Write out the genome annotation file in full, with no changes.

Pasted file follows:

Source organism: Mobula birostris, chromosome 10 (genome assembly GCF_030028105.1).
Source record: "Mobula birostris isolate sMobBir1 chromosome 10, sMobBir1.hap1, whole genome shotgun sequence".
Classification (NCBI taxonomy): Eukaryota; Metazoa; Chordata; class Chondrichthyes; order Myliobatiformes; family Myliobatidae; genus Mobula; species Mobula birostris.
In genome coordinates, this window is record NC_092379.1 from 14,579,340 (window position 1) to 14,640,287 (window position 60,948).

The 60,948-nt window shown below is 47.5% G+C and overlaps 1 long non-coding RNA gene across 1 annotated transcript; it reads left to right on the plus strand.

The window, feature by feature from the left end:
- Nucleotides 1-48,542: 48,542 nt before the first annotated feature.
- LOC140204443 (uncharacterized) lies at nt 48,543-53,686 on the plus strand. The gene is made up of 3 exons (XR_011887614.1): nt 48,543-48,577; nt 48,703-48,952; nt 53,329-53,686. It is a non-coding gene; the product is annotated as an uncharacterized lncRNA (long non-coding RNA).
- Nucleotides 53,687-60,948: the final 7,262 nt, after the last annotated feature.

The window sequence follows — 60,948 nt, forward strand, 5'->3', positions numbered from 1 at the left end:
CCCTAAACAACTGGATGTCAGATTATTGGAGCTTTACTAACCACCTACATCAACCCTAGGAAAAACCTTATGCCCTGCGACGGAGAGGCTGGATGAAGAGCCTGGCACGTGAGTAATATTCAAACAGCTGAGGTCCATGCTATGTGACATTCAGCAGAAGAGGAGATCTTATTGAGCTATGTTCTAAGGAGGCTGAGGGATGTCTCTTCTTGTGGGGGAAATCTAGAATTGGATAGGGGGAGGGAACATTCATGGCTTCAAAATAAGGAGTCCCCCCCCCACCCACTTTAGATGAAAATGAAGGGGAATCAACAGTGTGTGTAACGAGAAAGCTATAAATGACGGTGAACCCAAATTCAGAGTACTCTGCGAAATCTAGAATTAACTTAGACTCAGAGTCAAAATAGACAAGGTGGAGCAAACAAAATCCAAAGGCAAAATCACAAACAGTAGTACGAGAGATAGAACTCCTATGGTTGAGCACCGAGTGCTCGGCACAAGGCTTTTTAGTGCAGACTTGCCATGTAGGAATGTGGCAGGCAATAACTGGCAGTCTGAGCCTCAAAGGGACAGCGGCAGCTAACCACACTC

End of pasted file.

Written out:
Source organism: Mobula birostris, chromosome 10 (genome assembly GCF_030028105.1).
Source record: "Mobula birostris isolate sMobBir1 chromosome 10, sMobBir1.hap1, whole genome shotgun sequence".
Classification (NCBI taxonomy): Eukaryota; Metazoa; Chordata; class Chondrichthyes; order Myliobatiformes; family Myliobatidae; genus Mobula; species Mobula birostris.
In genome coordinates, this window is record NC_092379.1 from 14,579,340 (window position 1) to 14,640,287 (window position 60,948).

The 60,948-nt window shown below is 47.5% G+C and overlaps 1 long non-coding RNA gene across 1 annotated transcript; it reads left to right on the plus strand.

The window, feature by feature from the left end:
- Nucleotides 1-48,542: 48,542 nt before the first annotated feature.
- LOC140204443 (uncharacterized) lies at nt 48,543-53,686 on the plus strand. The gene is made up of 3 exons (XR_011887614.1): nt 48,543-48,577; nt 48,703-48,952; nt 53,329-53,686. It is a non-coding gene; the product is annotated as an uncharacterized lncRNA (long non-coding RNA).
- Nucleotides 53,687-60,948: the final 7,262 nt, after the last annotated feature.

The window sequence follows — 60,948 nt, forward strand, 5'->3', positions numbered from 1 at the left end:
CCCTAAACAACTGGATGTCAGATTATTGGAGCTTTACTAACCACCTACATCAACCCTAGGAAAAACCTTATGCCCTGCGACGGAGAGGCTGGATGAAGAGCCTGGCACGTGAGTAATATTCAAACAGCTGAGGTCCATGCTATGTGACATTCAGCAGAAGAGGAGATCTTATTGAGCTATGTTCTAAGGAGGCTGAGGGATGTCTCTTCTTGTGGGGGAAATCTAGAATTGGATAGGGGGAGGGAACATTCATGGCTTCAAAATAAGGAGTCCCCCCCCCACCCACTTTAGATGAAAATGAAGGGGAATCAACAGTGTGTGTAACGAGAAAGCTATAAATGACGGTGAACCCAAATTCAGAGTACTCTGCGAAATCTAGAATTAACTTAGACTCAGAGTCAAAATAGACAAGGTGGAGCAAACAAAATCCAAAGGCAAAATCACAAACAGTAGTACGAGAGATAGAACTCCTATGGTTGAGCACCGAGTGCTCGGCACAAGGCTTTTTAGTGCAGACTTGCCATGTAGGAATGTGGCAGGCAATAACTGGCAGTCTGAGCCTCAAAGGGACAGCGGCAGCTAACCACACTC